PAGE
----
• At least once delivery—Each message that is sent is delivered at least one time.

  • At most once delivery—No duplicate messages are delivered.

You can combine these assurances to give additional ones. For example, combining at least once and at most once gives exactly one delivery of a message. The protocol enables messaging middleware vendors to ease application development and deployment for Web services by providing services that implement these protocols, possibly layered over their existing proprietary message exchange protocols. WS-Reliable Messaging protocols allow different operating and middleware systems to reliably exchange messages, thereby bridging different infrastructures into a single, logically complete, end-to-end model for Web services reliable messaging.

WS-ReliableMessaging is discussed in detail in Chapter 10, "Reliable Messaging."

3.6.3 Transactions

Dealing with many of today’s business scenarios necessitates the development of applications that consist of multiple Web services exchanging many messages. An example might be a group of financial institutions setting up a financial offering that involves insurance policies, annuities, checking accounts, and brokerage accounts. Such applications can be complex, executing across heterogeneous, loosely coupled distributed systems that are prone to failure, and introducing significant reliability problems. For such applications, you must deal with the failure of any component Web service of the application within the context of the whole application. A coordinated orchestration of the outcome of the participating services that make up the business application is essential so that a coherent outcome of the whole business application can be agreed upon and guaranteed. Therefore, it is important that the Web services involved are able to do the following:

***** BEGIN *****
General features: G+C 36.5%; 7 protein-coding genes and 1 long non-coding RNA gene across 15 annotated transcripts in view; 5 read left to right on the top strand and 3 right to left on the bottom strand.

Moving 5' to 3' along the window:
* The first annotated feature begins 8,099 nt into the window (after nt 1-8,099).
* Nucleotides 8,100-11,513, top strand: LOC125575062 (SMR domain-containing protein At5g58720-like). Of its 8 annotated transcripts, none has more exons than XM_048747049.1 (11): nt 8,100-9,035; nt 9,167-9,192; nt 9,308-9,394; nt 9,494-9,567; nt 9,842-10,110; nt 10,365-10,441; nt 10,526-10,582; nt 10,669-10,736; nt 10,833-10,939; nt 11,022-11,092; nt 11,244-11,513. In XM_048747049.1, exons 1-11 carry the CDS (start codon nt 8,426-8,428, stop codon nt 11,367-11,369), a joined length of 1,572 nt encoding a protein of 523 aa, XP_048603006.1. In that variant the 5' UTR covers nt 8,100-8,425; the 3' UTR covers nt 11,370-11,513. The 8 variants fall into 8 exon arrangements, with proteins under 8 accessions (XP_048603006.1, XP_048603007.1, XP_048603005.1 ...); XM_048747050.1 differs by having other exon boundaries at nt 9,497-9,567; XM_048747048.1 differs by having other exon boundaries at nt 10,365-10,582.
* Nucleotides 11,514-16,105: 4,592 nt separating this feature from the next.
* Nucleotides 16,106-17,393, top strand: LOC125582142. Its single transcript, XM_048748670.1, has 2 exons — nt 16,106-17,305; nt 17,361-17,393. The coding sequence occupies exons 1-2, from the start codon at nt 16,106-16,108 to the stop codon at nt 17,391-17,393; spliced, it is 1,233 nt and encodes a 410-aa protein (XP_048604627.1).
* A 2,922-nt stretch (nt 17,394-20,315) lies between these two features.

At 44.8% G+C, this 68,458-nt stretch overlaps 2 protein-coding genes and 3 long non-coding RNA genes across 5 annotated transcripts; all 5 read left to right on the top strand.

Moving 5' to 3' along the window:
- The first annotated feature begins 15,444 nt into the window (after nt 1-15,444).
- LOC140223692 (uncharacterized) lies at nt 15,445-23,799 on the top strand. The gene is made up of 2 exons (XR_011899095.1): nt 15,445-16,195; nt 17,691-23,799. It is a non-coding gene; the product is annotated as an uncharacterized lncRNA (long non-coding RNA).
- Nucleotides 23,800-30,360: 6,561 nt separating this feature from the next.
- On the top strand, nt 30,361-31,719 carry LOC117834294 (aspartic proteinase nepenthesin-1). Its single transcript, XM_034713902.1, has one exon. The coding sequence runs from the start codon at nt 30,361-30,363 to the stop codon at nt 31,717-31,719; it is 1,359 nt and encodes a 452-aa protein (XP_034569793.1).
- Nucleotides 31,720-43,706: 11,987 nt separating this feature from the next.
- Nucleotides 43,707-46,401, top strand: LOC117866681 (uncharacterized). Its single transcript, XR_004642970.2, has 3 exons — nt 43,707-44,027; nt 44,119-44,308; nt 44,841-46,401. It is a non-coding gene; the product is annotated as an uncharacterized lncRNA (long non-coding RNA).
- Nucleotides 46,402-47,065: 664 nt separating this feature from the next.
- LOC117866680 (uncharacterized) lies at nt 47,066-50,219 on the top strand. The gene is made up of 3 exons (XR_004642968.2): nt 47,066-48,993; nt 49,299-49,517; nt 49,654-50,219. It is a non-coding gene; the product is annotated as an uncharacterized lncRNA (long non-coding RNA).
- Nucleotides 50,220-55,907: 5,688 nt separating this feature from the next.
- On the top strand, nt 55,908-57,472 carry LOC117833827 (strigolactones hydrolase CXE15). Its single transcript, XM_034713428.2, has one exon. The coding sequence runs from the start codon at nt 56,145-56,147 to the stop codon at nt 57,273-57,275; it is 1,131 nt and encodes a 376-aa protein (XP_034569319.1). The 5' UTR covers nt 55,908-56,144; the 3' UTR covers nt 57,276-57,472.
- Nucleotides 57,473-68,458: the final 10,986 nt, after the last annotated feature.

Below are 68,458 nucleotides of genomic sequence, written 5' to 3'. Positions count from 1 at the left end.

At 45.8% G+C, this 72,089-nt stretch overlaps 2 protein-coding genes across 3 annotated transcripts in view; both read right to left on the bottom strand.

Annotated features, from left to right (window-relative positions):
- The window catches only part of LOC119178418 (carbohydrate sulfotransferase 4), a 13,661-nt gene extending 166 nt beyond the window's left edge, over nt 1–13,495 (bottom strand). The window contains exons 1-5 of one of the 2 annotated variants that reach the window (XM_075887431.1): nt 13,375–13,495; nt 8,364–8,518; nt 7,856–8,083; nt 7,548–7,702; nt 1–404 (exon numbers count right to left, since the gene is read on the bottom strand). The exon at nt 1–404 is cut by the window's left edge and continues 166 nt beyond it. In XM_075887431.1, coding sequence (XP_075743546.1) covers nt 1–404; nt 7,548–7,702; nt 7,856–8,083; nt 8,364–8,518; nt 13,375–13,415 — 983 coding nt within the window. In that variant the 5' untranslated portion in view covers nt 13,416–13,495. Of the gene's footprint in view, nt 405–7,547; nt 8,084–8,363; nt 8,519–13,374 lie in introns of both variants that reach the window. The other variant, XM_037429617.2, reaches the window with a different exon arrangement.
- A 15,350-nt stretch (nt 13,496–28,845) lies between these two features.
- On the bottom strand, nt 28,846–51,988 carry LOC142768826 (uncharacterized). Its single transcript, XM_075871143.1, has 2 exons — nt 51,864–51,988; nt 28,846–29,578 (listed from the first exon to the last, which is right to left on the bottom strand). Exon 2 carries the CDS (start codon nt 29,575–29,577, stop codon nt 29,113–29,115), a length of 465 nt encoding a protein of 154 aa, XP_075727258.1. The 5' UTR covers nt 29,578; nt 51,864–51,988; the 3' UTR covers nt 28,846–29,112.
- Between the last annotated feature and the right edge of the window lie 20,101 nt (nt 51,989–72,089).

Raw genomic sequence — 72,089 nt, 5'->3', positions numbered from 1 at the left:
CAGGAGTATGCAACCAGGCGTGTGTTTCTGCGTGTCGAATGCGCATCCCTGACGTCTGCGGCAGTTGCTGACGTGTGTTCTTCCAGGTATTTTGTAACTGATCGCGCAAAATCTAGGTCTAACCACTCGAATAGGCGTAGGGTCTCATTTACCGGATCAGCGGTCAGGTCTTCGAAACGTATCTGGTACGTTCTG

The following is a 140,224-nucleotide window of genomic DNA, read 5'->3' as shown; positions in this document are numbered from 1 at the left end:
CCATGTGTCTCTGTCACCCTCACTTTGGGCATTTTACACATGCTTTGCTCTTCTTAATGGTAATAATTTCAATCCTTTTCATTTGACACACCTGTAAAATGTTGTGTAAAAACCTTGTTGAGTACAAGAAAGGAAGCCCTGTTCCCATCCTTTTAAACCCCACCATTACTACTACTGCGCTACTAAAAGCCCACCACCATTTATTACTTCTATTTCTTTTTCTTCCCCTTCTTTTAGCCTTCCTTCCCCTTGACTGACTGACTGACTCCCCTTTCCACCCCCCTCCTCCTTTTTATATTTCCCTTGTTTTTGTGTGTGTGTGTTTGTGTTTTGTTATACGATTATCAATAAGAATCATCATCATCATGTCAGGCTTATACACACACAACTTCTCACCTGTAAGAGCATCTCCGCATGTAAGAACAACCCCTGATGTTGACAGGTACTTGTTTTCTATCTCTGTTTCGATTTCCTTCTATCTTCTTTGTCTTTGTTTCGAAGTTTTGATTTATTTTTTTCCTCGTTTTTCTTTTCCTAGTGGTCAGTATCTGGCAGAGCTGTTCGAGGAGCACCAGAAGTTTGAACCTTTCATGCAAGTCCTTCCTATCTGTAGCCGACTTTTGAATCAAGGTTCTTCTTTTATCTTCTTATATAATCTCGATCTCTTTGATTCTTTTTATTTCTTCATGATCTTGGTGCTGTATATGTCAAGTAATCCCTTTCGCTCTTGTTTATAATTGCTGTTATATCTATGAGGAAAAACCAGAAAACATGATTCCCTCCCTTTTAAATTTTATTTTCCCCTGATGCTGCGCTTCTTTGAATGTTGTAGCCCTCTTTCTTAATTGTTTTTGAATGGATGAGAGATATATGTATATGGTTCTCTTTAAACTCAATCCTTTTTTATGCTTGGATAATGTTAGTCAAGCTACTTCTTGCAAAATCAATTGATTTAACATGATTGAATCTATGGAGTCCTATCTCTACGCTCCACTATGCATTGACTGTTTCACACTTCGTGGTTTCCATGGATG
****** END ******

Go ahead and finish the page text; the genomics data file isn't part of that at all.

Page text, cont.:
• Start new tasks, the execution and disposition of which are coordinated with other tasks.

  • Agree on the outcome of the computation. For example, does everyone agree that the financial packages were set up?

WS-Coordination, WS-AtomicTransaction, and WS-BusinessActivity define protocols that are designed specifically to address these requirements.

WS-Coordination is a general mechanism for initiating and agreeing on the outcome of multiparty, multimessage Web service tasks. WS-Coordination has three key elements:

  • A coordination context—This is a message element that is associated with exchanges during the interaction of Web services. This coordination context contains the WS-Addressing endpoint reference of a coordination service, in addition to the information that identifies the specific task being coordinated.

  • A coordinator service—This provides a service to start a coordinated task, terminate a coordinated task, allow participants to register in a task, and produce a coordination context that is part of all messages exchanged within a group of participants.

  • An interface—Participating services can use the interface to inform them of an outcome that all of the participants have agreed upon.

Although WS-Coordination is a general framework and capability, WS-AtomicTransaction and WS-BusinessActivity are two particular protocols that compose with and extend the WS-Coordination protocol to define specific ways to reach overall outcome agreement. They extend this framework to allow the participants in the distributed computation to determine outcome robustly .

WS-AtomicTransaction defines a specific set of protocols that plug into WS-Coordination to implement the traditional two-phase atomic ACID transaction protocols. However, traditional atomic transactions and the WS-AtomicTransaction protocol are not always suitable. For example, this protocol is generally not appropriate for use with many types of business transactions. Transaction protocols for business transactions have to deal with long-lived activities. These differ from atomic transactions in that such activities can take much longer to complete. Therefore, to minimize latency of access by other potential users of the resources being used by Web services participating in the activity, you need to make the results of interim operations visible to others before the overall activity has completed. In light of this, you can introduce mechanisms for fault and compensation handling to reverse the effects of tasks that were completed previously within a business activity (such as compensation or reconciliation). WS-BusinessActivity defines a specific set of protocols that plug into the WS-Coordination model to provide such long-running, compensation-based transaction protocols. For example, although WS-BPEL defines a transaction model for business processes, it is WS-BusinessActivity that specifies the corresponding protocol rendering. This, again, is an example for the composeability of the Web services specifications.

WS-Coordination and Transaction specifications are covered in detail in Chapter 11, "Transactions."

InformIT Promotional Mailings & Special Offers